But Hebrew and Christian manuscripts were made and read in differing social circumstances. Although there was a high level of literacy among medieval Jews, they lacked political power and had little centralized organization. In the Christian society of medieval Europe, courts, cathedrals, and monasteries were able to support scriptoria (writing workshops) and libraries. In the Islamic world, too, books were often produced under the patronage of rulers. Most Jewish books, by contrast, were made and read privately, although some were intended for communal use.
Among the most prized books of the Middle Ages were scientific and literary works. Ancient Greek science and philosophy reached Europe mainly through the Islamic world, where they had been translated and preserved. Classical works of astronomy, mathematics, and medicine spurred the development of European scholarship. Spanish Jews translated these works from Arabic into western tongues, and contributed scientific writings of their own. Arabic adaptations of Indian fables were translated into Hebrew and Castilian, and these versions helped advance the Latin tradition of such stories. Fertile exchanges among Christians, Muslims, and Jews helped to shape the rich literary culture of the late Middle Ages.
The University of Oxford was established in the twelfth century, during a period of flourishing intellectual inquiry and rising literacy. Oxford’s first university-wide library was founded in about 1320. Over the next two hundred years it amassed a priceless collection of books and manuscripts. In 1550, as the emerging English Protestant church was being purged of the vestiges of Catholicism, the library was ransacked and its holdings destroyed or dispersed.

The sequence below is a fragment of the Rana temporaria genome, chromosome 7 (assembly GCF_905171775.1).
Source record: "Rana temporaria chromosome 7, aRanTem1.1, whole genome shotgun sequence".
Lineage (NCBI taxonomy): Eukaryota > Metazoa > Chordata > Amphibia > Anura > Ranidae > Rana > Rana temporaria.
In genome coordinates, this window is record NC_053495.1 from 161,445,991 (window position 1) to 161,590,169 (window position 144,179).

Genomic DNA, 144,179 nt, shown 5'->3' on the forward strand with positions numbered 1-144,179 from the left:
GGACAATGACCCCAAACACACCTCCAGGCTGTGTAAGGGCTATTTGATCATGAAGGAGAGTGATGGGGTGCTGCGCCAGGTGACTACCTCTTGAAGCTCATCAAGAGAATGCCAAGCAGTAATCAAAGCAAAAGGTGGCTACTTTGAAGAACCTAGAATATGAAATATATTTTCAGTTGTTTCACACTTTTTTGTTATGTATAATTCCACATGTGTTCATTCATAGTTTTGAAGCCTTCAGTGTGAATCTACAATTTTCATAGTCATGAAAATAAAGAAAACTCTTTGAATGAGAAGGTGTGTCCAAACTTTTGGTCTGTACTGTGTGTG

In 1598 its fortunes were restored by Thomas Bodley (1545–1613), a former Oxford student and lecturer. Recently retired from diplomatic service under Queen Elizabeth I, he devoted money and time to reestablishing the library that was to bear his name. After the Bodleian opened its doors in 1602, Sir Thomas continued to nurture it by funding acquisitions and soliciting gifts.
Both a humanist and a Hebraist, Bodley viewed the collection of Hebrew books as integral to his vision for his budding institution. His interest was also an important manifestation of the resurgence of Christian Hebraism brought about by the rise of Protestantism. The Reformation advocated the return to the original texts propelling fresh translations and interpretations of them. Henry VIII had endowed the position of Regius Professor of Hebrew both at Oxford and Cambridge to ensure that the study of the language would endure. Bodley himself, a staunch Protestant, had begun learning Hebrew as a boy, and promoted its study during his teaching years at the university.
In 1605 he published the library’s first printed collection catalogue, which included fifty-eight Hebrew titles. The Hebrew had many errors, which Bodley personally corrected. Since his death in 1613, the Hebrew holdings have been greatly enriched. The early additions, gathered by noted Christian Hebraists and Orientalists, were later supplemented by collections assembled by Jewish bibliophiles. The manuscripts in this exhibition illuminate the Bodleian’s commitment to the collecting of Hebrew books for over four centuries.
Claudia J. Nahson, Curator